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Bad Brains Nominated for Rock and Roll Hall of Fame

H.R. and Daryl Jenifer of Bad Brains. Photograph by Flickr user Tersa Sedó.

Bad Brains, the seminal DC hardcore band cited as an influence by dozens of punk and alternative bands over the past three decades, have finally been nominated for induction into the Rock and Roll Hall of Fame. The Cleveland-based museum included the quartet in its list of candidates for entry in 2017, a group that also includes Pearl Jam, Tupac Shakur, Electric Light Orchestra, Janet Jackson, the Zombies, and Journey, among many others.

Several members of the hall of fame have citied Bad Brains as an influence. Kurt Cobain included the band’s 1983 album Rock for Light on a list of his 50 favorite albums; the late Beastie Boy Adam Yauch reportedly called Bad Brains’s self-titled 1982 debut “the best punk/hardcore album of all time.”

The four members of the band’s “classic lineup”—H.R., Daryl Jenifer, Earl Hudson, and Gary “Dr. Know” Miller—are on the ballot; the founding vocalist, Sid McCray, whom H.R. replaced in 1978, is not.

The Rock and Roll Hall of Fame grants admission to the top five vote-getters who receive more than 50 percent support on about 600 ballots submitted by music-industry professionals. Fans are allowed to vote as well in a survey that is ultimately weighted equally to the other ballots. Although performers are typically nominated 25 years after the release of their first full-length album, this is the first year Bad Brains will appear on the ballot.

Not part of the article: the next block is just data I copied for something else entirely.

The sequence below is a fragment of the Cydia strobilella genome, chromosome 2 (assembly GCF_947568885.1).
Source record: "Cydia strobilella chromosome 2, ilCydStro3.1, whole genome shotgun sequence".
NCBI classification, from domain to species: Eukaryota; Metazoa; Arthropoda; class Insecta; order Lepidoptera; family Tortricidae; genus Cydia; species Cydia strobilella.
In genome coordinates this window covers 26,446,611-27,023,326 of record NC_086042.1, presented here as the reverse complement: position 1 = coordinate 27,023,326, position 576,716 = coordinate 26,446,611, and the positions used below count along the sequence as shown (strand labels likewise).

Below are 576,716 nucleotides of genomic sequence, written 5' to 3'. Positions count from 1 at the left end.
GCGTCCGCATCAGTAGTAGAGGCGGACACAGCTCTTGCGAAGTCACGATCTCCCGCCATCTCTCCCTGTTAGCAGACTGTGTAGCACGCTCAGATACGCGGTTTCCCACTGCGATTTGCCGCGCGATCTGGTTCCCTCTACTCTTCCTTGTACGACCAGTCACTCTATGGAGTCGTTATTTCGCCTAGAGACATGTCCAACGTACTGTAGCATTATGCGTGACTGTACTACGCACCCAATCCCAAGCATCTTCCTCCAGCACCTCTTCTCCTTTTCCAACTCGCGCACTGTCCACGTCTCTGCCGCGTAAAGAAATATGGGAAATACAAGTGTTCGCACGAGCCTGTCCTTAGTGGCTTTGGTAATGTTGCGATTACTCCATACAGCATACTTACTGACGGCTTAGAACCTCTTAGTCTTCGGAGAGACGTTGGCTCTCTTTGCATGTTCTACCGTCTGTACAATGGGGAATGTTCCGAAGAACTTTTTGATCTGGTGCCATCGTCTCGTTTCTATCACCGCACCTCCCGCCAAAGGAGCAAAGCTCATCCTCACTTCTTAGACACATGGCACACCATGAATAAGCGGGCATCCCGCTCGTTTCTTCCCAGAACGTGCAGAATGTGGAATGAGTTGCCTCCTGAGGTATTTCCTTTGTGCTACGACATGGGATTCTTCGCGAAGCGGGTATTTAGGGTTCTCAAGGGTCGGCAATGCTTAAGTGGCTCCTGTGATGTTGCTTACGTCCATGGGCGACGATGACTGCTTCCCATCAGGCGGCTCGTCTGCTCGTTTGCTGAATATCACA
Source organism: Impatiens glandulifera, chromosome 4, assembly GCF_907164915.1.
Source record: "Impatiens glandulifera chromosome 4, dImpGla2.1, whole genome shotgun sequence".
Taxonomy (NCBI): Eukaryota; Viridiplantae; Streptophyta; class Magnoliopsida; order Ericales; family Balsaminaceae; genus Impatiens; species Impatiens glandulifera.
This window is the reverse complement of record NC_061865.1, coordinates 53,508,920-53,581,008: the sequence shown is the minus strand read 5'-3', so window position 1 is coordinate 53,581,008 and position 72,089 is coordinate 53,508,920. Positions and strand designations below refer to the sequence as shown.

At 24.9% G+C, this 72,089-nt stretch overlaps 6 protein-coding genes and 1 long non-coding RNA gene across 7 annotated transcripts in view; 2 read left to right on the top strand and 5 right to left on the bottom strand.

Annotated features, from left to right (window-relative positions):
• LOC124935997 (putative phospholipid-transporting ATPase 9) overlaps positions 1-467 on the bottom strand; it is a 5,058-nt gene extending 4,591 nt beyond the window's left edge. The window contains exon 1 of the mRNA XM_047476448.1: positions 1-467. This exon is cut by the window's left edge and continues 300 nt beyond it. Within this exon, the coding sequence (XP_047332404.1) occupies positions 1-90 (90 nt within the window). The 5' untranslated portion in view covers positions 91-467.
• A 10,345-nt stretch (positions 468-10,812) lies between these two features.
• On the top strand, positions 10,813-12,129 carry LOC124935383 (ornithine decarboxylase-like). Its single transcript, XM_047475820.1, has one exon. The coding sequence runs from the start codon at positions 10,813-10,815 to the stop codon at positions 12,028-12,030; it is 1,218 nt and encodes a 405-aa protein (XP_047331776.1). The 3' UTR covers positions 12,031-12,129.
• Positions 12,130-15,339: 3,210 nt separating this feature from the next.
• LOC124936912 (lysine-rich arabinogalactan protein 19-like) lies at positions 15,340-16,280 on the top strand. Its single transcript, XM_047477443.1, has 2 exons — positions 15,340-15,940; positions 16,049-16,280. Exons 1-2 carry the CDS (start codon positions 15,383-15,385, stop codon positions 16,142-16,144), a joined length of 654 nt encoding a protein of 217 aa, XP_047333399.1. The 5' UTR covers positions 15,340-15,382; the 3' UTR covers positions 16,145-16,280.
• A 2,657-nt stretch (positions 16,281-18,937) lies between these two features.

Bad Brains played at a festival in New York in August, their first show since Miller’s recovery from a long hospitalization during which he was temporarily placed on life support. Miller’s medical bills were paid in part by a GoFundMe crowd-funding campaign.

The inductees will be announced in December, with an induction concert to follow next April at the Barclays Center in New York, which will be broadcast on HBO.

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Benjamin Freed joined Washingtonian in August 2013 and covers politics, business, and media. He was previously the editor of DCist and has also written for Washington City Paper, the New York Times, the New Republic, Slate, and BuzzFeed. He lives in Adams Morgan.